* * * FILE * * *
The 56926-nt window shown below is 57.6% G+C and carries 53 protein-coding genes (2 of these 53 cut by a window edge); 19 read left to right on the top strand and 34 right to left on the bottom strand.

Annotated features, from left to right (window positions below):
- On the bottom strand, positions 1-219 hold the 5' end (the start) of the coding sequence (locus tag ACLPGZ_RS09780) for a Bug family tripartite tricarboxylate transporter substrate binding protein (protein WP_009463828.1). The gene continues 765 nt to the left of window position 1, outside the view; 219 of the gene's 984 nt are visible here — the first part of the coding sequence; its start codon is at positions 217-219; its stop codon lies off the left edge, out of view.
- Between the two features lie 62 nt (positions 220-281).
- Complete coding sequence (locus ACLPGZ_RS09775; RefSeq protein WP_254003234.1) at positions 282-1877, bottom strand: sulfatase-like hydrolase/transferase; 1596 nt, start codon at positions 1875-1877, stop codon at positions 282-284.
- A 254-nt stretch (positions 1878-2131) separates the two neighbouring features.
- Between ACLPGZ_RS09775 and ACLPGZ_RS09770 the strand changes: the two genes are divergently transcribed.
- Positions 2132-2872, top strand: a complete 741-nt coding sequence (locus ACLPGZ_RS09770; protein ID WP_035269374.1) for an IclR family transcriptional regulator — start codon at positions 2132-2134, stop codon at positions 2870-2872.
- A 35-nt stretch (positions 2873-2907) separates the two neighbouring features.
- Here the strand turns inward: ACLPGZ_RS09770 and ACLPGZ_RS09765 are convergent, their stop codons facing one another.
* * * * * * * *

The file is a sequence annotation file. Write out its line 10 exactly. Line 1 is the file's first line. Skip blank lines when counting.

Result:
- Here the strand turns inward: ACLPGZ_RS09770 and ACLPGZ_RS09765 are convergent, their stop codons facing one another.